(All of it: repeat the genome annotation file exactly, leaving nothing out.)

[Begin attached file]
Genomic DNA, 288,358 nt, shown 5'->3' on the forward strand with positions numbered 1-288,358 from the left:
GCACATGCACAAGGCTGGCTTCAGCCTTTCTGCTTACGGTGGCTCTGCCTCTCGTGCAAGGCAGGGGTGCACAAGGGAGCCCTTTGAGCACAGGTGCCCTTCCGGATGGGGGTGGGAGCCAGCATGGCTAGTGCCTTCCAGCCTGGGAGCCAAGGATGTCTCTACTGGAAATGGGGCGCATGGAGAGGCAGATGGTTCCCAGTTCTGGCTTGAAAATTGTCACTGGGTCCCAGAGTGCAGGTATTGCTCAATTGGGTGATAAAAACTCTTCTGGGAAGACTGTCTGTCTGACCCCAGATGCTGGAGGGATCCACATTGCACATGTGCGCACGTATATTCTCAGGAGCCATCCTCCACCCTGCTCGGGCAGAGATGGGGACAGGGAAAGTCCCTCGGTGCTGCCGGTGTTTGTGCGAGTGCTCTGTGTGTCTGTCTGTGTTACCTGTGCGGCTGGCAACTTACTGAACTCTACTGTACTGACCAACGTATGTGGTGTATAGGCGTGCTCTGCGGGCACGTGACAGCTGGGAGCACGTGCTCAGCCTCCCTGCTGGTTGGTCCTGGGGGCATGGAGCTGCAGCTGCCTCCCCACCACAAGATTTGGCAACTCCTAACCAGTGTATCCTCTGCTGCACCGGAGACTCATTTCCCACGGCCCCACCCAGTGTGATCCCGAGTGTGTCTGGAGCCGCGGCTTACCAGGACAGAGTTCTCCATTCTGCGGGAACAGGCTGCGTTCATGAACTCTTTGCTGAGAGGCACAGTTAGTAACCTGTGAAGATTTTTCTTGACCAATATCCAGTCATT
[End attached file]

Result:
Genomic DNA, 288,358 nt, shown 5'->3' on the forward strand with positions numbered 1-288,358 from the left:
GCACATGCACAAGGCTGGCTTCAGCCTTTCTGCTTACGGTGGCTCTGCCTCTCGTGCAAGGCAGGGGTGCACAAGGGAGCCCTTTGAGCACAGGTGCCCTTCCGGATGGGGGTGGGAGCCAGCATGGCTAGTGCCTTCCAGCCTGGGAGCCAAGGATGTCTCTACTGGAAATGGGGCGCATGGAGAGGCAGATGGTTCCCAGTTCTGGCTTGAAAATTGTCACTGGGTCCCAGAGTGCAGGTATTGCTCAATTGGGTGATAAAAACTCTTCTGGGAAGACTGTCTGTCTGACCCCAGATGCTGGAGGGATCCACATTGCACATGTGCGCACGTATATTCTCAGGAGCCATCCTCCACCCTGCTCGGGCAGAGATGGGGACAGGGAAAGTCCCTCGGTGCTGCCGGTGTTTGTGCGAGTGCTCTGTGTGTCTGTCTGTGTTACCTGTGCGGCTGGCAACTTACTGAACTCTACTGTACTGACCAACGTATGTGGTGTATAGGCGTGCTCTGCGGGCACGTGACAGCTGGGAGCACGTGCTCAGCCTCCCTGCTGGTTGGTCCTGGGGGCATGGAGCTGCAGCTGCCTCCCCACCACAAGATTTGGCAACTCCTAACCAGTGTATCCTCTGCTGCACCGGAGACTCATTTCCCACGGCCCCACCCAGTGTGATCCCGAGTGTGTCTGGAGCCGCGGCTTACCAGGACAGAGTTCTCCATTCTGCGGGAACAGGCTGCGTTCATGAACTCTTTGCTGAGAGGCACAGTTAGTAACCTGTGAAGATTTTTCTTGACCAATATCCAGTCATT